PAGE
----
Orthodoxy's Power

What is it about Orthodoxy that has kept it alive in a marketplace of beliefs?

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Of course most everything that I have written above is a gross oversimplification and more than a little Romantic, or maybe even worse. Of course, what we call "Orthodox Judaism," as a self-conscious ideology in opposition to principled change in Jewish life, is in many ways a very modern phenomenon, as the great historian Jacob Katz and his many disciples have shown. "Orthodoxy" in and of itself describes a style of thinking and acting, and is itself devoid of content.

The term "Orthodox Judaism" arose at the same time as the term "religion" came into use in the modern sense--in the late 18th and early 19th centuries--to stand for a broad range of different and sometimes contradictory beliefs and traditions in a time when spiritual, metaphysical, and ritual traditions ceased to make evident sense and tradition became traditionalism, one of the many ideologies to emerge from the collapse of traditional society. Orthodoxy as we know it was born as the tradition became aware of its own contingency and fragility, of the ways in which it is dependent on historical circumstances, and how a change in those circumstances may sweep that tradition away.

When in Western and Central Europe, modernizing governments sought to create national religious bodies to represent the Jewish community, the question of "who would represent the Jews?" became a crucial arena of combat, and formal Orthodox separatism was born. Indeed, one can think of "Orthodoxing," as a verb, a line-drawing demarcating insiders and outsiders in a severe way, rarely seen in Jewish history (early Christians and Karaites aside).

It is unclear whether we can speak of "Orthodoxy" in Eastern Europe, as opposed to the continuation of tradition--accompanied by change, of course, though not necessarily, and certainly not entirely, reactive and ideologically-driven change.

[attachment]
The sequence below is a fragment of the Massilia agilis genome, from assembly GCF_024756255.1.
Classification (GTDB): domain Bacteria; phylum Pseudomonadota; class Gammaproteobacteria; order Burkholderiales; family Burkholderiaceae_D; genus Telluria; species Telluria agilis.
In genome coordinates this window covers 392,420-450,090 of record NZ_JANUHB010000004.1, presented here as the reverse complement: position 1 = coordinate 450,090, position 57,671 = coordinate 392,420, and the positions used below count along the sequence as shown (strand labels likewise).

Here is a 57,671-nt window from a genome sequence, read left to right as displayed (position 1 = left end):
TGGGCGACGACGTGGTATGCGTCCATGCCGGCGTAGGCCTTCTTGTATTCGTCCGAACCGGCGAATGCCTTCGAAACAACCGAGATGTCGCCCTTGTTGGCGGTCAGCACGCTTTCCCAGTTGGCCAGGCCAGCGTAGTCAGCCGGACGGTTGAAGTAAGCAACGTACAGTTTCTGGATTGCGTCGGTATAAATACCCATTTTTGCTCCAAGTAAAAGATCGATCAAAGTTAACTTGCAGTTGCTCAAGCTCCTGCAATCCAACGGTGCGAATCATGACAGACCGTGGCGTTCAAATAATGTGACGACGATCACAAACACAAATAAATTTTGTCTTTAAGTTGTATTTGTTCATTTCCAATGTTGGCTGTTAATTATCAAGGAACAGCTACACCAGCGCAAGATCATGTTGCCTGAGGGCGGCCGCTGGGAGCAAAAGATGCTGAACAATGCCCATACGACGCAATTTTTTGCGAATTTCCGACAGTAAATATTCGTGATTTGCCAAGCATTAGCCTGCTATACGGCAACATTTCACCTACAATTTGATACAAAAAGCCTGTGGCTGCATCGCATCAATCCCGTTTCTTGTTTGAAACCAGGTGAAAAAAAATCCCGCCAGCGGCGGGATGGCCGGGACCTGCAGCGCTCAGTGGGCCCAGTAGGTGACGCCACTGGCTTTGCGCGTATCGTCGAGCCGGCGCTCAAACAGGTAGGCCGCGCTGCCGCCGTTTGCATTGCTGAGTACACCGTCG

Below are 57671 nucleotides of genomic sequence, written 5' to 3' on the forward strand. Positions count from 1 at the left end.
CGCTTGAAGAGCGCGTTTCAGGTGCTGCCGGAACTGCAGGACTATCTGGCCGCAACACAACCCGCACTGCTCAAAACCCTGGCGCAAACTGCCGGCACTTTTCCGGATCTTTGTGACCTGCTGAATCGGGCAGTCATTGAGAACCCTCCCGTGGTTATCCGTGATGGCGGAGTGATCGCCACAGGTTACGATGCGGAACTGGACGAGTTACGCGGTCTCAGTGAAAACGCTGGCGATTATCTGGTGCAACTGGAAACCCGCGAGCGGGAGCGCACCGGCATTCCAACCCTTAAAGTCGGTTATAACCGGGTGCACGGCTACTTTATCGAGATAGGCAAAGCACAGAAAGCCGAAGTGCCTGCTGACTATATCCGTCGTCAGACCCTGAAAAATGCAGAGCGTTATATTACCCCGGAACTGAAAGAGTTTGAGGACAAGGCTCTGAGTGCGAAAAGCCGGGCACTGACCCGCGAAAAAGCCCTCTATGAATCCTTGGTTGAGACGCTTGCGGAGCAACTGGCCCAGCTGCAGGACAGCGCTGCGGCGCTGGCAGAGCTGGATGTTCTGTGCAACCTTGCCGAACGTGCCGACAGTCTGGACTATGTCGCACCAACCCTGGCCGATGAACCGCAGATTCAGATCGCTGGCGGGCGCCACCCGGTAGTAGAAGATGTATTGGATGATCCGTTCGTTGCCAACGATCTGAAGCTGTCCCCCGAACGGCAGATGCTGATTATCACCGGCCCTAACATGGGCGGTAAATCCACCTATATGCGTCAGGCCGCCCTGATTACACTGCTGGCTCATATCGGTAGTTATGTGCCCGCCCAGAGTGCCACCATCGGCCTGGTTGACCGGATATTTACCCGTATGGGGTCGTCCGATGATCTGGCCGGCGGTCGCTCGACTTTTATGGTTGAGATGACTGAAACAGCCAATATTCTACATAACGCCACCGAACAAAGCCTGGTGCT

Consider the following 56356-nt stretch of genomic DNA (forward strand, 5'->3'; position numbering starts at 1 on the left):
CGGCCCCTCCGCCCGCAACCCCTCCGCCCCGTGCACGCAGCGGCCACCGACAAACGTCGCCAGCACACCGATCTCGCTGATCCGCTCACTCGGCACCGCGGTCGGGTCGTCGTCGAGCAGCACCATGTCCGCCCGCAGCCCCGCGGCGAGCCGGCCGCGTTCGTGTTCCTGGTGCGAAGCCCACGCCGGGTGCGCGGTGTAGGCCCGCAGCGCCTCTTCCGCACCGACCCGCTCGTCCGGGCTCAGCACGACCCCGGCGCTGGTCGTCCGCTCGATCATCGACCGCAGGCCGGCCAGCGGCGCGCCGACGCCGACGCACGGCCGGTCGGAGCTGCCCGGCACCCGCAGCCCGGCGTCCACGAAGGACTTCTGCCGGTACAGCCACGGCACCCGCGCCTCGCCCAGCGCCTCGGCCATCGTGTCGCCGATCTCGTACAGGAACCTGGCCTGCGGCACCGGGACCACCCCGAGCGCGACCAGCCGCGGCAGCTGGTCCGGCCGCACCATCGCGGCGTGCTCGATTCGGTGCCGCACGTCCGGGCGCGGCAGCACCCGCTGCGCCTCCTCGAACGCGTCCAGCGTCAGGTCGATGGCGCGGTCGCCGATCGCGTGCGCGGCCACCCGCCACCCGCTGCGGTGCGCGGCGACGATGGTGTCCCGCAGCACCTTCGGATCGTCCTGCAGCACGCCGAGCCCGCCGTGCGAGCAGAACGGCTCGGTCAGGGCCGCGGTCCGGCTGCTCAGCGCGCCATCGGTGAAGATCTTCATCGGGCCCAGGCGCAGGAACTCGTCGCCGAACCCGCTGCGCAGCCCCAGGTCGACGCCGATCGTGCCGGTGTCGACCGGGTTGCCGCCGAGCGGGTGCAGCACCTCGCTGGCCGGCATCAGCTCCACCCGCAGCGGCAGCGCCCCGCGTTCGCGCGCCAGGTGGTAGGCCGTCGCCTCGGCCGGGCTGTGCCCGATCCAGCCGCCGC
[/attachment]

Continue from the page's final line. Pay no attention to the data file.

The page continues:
Indeed, the respective advents of Hasidism and yeshiva culture were themselves, as Katz first noted, themselves significant departures from traditional structures. And it's not at all clear that the historical experience of 19th and 20th century Mizrahi and Ottoman-Turkish Jews can be called "Orthodox," at all.

Today, the differences between Religious Zionism, American Modern Orthodoxy, Shas and other, different, forms of Mizrahi practice, Chabad, Lithuanian yeshivot, Breslov, more traditional Hasidic dynasties, the substantial differences between American and Israeli Haredi life, Orthodox Feminism in its various stripes--and the list goes on--lead one to think less of one "Orthodoxy" than of multiple "Orthodoxies," a cluster of groups, sharing some basic perspectives along the lines of the three questions and their fundamental answers, each processing them in their own way, by the lights of their own histories, doctrines, theologies.

Even so, the Orthodoxies of Jewish life today do offer an historical authenticity and lived intensity of Jewish practice that has few competitors. In contemporary Jewish life, Orthodoxy is the only group which seems to be growing with robust self-confidence, in part because it is operating from a different set of premises than those which inform much organized Jewish life. (Not long ago I heard a major Jewish communal leader say that any Jews who are optimistic about their community's future are either Orthodox or crazy.)

This is because its will to survive is grounded in something other than its own will to survive. Its strong and commanding sense of Jewish peoplehood is grounded in something other than peoplehood. (Is peoplehood even intelligible, let alone defensible, without reference to some sort of principles, or, failing those, values? Moreover, does the idea of peoplehood, which was developed as a means of salvaging Jewish identity work in the end, paradoxically enough, to undermine that identity insofar as peoplehood with no other anchorage is meaningless at best, dangerously chauvinistic at worst?) , Rather, Orthodoxy is grounded in the forms of knowledge, action, and hope outlined above.

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Yehudah Mirsky

Yehudah Mirsky, a former US State Department official, lives in Jerusalem and is a Fellow at the Van Leer Institute and Harvard.